India’s GDP To Contract In FY21 But Quick Rebound Likely, Says Kumar Mangalam Birla
Hindalco Industries Chairman Kumar Mangalam Birla. (Photographer: Dhiraj Singh/Bloomberg)

India’s GDP To Contract In FY21 But Quick Rebound Likely, Says Kumar Mangalam Birla

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The coronavirus pandemic and lockdowns have triggered a once-in-a-century crisis that may contract India’s economy in 2020-21, Kumar Mangalam Birla has said.

"It is estimated that about 80% of India's GDP originates from districts which were classified under red and orange zones during the lockdown, where economic activity remained severely constrained," Birla, chairman of Hindalco Industries Ltd., said in a letter to shareholders on Sunday. “Correspondingly, India's GDP is likely to contract in FY21, which would be the first such instance in over four decades.”

Covid-19 struck India at a time when underlying economic conditions were subdued on account of heightened global uncertainty and stress in the local financial system. A stringent national lockdown to slow the pandemic started in the last week of FY20 and remained active in varying degrees in different geographies through most of the first quarter of FY21.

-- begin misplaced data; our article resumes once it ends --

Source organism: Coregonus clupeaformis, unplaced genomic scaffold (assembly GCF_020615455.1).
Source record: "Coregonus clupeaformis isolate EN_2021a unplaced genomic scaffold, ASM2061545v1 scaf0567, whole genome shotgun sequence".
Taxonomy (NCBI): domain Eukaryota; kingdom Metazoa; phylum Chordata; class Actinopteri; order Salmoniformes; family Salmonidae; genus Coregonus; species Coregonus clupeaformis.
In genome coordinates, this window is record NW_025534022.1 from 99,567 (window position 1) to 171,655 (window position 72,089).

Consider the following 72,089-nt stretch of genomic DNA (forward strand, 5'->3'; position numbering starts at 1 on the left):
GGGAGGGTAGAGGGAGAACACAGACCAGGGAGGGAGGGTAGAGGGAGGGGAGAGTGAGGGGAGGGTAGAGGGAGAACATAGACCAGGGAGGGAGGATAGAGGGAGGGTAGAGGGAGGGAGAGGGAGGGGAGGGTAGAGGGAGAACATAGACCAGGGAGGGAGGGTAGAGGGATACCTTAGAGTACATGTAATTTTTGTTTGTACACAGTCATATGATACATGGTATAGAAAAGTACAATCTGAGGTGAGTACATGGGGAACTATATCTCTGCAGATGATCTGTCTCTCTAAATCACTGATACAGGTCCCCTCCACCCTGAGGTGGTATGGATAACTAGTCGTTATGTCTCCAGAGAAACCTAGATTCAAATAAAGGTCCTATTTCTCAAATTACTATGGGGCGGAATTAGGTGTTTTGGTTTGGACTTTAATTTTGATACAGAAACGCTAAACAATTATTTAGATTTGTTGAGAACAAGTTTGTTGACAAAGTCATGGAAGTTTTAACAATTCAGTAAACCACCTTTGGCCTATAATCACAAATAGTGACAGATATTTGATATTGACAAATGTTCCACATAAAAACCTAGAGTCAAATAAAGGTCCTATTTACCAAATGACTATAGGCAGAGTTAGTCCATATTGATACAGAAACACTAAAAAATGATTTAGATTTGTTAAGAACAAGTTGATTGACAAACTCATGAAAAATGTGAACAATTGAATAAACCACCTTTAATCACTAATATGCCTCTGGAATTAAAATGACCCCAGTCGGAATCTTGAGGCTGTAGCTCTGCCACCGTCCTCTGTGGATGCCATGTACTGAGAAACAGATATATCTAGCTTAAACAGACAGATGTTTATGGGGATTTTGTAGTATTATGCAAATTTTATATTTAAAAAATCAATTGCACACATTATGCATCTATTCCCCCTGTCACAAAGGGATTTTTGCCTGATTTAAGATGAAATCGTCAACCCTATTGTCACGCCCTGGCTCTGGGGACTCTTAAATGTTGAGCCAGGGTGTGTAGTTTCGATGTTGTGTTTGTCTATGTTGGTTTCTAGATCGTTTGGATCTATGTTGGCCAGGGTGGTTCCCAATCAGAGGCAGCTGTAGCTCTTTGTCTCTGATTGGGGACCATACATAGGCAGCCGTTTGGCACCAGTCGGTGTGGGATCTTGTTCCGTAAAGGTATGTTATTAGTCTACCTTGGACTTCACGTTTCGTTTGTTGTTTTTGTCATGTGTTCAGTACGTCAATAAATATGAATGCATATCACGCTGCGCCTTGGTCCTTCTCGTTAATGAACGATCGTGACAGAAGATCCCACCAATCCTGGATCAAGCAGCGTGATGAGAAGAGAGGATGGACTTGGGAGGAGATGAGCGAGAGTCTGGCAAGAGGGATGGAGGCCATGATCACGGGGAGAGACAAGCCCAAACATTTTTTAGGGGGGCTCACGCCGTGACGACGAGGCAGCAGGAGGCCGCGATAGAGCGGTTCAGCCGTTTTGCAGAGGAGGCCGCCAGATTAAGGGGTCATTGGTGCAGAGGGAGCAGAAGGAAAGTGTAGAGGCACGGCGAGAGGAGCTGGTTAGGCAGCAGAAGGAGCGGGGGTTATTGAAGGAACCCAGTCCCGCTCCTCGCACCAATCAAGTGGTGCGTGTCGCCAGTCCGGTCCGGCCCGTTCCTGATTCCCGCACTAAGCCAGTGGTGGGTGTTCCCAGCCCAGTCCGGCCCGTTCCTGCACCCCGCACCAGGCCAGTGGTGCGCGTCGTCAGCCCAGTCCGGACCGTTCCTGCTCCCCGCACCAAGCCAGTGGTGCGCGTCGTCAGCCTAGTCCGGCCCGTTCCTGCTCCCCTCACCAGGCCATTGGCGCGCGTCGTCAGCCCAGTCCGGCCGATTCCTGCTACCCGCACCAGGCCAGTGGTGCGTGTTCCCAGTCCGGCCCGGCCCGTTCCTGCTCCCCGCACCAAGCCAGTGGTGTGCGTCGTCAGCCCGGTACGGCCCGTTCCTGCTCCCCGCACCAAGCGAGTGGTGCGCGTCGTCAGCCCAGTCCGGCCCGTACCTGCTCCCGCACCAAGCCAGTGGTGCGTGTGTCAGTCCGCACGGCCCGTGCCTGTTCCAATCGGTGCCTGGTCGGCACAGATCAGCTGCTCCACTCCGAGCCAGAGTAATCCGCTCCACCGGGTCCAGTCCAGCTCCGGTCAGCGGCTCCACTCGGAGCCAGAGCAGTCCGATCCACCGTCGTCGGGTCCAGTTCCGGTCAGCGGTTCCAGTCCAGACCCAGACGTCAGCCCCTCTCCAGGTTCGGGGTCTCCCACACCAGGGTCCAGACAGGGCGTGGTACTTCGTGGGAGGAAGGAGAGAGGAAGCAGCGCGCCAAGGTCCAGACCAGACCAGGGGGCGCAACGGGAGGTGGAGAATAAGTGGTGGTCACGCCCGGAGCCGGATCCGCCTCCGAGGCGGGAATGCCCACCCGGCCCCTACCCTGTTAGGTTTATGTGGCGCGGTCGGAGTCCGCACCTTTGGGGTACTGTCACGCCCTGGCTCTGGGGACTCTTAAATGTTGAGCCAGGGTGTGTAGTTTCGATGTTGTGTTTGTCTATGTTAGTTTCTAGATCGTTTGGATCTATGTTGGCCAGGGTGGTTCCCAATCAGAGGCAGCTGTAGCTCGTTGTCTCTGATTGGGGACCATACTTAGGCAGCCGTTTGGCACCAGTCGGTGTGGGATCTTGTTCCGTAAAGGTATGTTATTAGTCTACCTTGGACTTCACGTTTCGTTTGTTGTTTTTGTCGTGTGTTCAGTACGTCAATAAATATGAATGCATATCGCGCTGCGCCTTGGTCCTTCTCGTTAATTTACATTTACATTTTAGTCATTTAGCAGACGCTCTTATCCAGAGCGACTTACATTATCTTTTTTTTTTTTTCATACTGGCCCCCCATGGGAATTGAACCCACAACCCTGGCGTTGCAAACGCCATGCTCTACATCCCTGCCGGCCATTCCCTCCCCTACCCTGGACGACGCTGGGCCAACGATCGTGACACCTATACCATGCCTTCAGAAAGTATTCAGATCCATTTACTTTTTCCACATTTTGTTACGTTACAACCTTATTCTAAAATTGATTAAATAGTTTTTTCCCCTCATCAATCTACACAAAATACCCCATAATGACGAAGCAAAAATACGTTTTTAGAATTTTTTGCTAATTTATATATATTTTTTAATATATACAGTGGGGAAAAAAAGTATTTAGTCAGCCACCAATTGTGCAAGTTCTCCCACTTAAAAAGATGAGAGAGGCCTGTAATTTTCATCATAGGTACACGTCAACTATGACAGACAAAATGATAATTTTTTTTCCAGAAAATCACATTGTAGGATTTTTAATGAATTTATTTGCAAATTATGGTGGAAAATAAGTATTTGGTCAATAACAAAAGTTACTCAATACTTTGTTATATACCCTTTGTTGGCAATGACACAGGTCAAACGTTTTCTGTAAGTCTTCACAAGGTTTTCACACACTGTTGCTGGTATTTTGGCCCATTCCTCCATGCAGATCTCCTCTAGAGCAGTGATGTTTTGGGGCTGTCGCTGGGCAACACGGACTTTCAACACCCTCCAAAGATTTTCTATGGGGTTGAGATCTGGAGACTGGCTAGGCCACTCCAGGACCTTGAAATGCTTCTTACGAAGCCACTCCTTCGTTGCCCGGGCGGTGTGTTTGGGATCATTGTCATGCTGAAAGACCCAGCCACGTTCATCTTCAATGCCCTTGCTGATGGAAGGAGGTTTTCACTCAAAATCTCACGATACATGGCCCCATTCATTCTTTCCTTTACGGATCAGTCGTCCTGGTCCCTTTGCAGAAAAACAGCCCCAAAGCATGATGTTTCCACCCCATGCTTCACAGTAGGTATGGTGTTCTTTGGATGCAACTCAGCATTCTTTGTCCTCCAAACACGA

According to Birla, the 2020 recession is different from similar downturns in the past. It is likely to be the shortest, he said, assuming there’s no second wave of infections. "It has been too sudden, almost off the cliff. Its (pandemic’s) spread has been all-encompassing, affecting almost every economy and sector, and the plunge in economic activity and employment has been unprecedented," he said.

But as present lockdowns around the world get lifted and businesses reopen, activity is likely to bounce back fairly quickly, according to Birla. “Around $9 trillion stimulus from different governments globally will help to support this recovery, along with monetary actions by central banks. These policies will also help to restrict the second-order effects like defaults and bankruptcies.”

Some scars of the crisis will remain in the form of subdued consumer and business confidence. Some sectors, like airlines and hospitality, will take time to recover fully. And some supply chain disruption effects will linger.

Also Read: Hindalco Records First Loss In 18 Quarters in Q1 FY21

“But there’s little doubt on one reality: companies with quality leadership, sound business fundamentals, and a track record of winning in turbulent times, will emerge as champions in the new global order,” he said in the letter.

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